The Coolidge on the other hand, a luxury ocean liner that served as a troop ship during WWII and sunk just off the coast of Santo due to mine fields, is by far the most commodified dark tourism attraction in Vanuatu. There were 2 casualties in the sinking, including the Field Artillery Captain who went back to rescue some of his men but was then unable to escape. An American recovery team arrived in February 2014, and working with local operators, they found Captain Euart's remains after 73 years along with his dog tags and personal items inside deep silt in the bottom of the wreck. Often deemed the largest and most easily accessible shipwreck in the world, the SS President Coolidge is now a world-class diving site.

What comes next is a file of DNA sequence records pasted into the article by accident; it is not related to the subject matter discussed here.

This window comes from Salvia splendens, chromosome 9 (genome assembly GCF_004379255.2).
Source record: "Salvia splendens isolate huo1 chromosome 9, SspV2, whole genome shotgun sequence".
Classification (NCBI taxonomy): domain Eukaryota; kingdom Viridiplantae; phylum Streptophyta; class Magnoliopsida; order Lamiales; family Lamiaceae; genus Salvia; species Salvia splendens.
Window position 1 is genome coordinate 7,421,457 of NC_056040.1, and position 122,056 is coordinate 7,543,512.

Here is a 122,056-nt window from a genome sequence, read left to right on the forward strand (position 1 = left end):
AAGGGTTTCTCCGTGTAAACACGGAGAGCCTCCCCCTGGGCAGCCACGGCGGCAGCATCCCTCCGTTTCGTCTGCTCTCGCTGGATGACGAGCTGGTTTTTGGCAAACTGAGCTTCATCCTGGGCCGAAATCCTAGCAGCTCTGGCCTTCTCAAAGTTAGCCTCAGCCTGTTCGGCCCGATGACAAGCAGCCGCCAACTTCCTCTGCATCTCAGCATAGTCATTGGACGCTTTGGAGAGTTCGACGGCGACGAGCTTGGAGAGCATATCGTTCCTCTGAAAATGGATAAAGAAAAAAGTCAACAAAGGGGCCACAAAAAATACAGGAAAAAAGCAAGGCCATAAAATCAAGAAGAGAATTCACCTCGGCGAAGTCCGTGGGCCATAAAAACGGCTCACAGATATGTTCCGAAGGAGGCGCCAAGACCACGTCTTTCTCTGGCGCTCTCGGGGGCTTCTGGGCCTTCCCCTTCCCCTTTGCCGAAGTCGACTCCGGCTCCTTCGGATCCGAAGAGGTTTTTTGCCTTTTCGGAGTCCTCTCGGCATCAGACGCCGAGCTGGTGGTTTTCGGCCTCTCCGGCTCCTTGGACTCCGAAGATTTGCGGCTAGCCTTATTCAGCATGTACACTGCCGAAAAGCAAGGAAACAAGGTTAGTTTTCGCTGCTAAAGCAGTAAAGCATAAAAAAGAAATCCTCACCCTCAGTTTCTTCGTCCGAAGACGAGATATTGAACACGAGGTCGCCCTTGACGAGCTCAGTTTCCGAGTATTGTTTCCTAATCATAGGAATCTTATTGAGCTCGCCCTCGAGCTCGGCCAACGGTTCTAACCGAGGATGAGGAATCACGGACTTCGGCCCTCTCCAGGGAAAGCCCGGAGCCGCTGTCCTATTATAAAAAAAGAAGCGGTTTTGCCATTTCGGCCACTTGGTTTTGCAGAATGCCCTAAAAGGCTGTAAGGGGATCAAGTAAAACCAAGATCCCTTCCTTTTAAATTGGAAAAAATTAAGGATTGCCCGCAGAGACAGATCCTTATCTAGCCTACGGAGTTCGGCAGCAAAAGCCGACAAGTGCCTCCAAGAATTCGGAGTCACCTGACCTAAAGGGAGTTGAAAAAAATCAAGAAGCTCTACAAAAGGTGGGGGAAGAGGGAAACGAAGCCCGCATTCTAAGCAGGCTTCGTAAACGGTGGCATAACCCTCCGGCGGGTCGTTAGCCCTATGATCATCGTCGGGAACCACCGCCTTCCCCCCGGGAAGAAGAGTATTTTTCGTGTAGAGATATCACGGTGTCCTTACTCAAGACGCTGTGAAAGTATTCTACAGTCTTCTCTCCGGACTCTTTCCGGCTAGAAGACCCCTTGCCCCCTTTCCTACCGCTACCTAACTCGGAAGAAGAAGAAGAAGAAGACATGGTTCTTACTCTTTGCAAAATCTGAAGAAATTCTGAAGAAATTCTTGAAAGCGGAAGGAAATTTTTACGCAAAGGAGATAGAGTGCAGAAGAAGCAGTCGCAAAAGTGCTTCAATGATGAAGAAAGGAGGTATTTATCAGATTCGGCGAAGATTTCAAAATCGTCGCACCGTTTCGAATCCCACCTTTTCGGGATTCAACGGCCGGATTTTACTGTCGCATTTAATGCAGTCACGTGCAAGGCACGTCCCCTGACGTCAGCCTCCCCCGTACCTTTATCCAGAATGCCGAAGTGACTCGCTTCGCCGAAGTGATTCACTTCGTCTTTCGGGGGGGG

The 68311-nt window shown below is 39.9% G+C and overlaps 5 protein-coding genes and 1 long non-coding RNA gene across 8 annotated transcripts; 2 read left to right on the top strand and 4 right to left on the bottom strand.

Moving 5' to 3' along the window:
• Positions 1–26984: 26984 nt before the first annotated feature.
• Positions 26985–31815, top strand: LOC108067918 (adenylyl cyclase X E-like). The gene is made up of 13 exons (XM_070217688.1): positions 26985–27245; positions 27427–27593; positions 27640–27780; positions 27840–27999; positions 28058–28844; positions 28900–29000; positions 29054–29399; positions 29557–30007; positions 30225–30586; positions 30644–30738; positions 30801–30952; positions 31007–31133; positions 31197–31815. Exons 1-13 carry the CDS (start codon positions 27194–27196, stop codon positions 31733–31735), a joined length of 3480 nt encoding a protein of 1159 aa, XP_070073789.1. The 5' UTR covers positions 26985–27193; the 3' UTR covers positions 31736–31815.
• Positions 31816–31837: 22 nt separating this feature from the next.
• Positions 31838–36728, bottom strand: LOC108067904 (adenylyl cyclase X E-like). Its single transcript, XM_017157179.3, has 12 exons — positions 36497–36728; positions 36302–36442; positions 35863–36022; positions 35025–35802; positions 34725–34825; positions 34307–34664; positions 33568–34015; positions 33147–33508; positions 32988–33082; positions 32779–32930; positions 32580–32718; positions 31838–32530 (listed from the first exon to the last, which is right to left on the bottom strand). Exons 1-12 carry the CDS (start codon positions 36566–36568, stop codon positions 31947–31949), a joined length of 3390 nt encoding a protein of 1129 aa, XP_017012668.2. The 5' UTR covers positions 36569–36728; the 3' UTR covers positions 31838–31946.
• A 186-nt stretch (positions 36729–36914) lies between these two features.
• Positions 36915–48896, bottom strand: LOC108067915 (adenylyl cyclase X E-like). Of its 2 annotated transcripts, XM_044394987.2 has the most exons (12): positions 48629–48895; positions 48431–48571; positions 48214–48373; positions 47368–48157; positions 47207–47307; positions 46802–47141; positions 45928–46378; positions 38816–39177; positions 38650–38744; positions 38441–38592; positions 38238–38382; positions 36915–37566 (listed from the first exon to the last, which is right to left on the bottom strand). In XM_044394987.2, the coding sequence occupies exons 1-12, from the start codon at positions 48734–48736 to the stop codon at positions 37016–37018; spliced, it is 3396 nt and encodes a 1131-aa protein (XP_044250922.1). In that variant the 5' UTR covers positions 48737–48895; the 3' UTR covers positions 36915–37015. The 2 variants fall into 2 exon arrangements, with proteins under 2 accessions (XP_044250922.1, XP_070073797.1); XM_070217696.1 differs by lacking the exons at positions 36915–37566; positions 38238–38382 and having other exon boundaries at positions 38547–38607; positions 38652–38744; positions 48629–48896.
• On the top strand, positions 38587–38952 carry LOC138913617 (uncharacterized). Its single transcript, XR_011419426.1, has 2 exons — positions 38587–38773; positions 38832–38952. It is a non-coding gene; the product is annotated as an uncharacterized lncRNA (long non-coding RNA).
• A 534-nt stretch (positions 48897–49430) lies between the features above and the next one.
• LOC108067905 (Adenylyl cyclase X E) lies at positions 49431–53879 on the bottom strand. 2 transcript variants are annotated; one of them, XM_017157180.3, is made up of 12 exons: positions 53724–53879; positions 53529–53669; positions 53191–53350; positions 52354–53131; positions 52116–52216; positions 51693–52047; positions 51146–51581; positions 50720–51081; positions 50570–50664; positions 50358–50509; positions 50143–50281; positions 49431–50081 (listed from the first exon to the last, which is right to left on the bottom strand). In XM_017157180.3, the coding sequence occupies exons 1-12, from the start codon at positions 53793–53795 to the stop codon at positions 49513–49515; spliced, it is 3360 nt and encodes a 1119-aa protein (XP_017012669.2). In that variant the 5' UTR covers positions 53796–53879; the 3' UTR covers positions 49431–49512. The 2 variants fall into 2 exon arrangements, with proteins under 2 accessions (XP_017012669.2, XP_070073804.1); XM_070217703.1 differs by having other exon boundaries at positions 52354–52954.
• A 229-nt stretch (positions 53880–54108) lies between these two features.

Vanuatu is far away for most people - except for those living in Australia or nearby Pacific islands - but getting there is worth it. As well as dark tourism, the islands offer plenty in the way of adventure, exploration, sightseeing, and thrill-seeking. It is home to numerous firsts, including the first ever bungee jumping or land diving at it is commonly called.
Vanuatu’s tourism infrastructure is excellent, with plenty of accommodation options and tourism agencies offering their services. So if you’re after more than just an island retreat with everything from some of the world’s best beaches to a cannibal site tour then Vanuatu is the destination for you!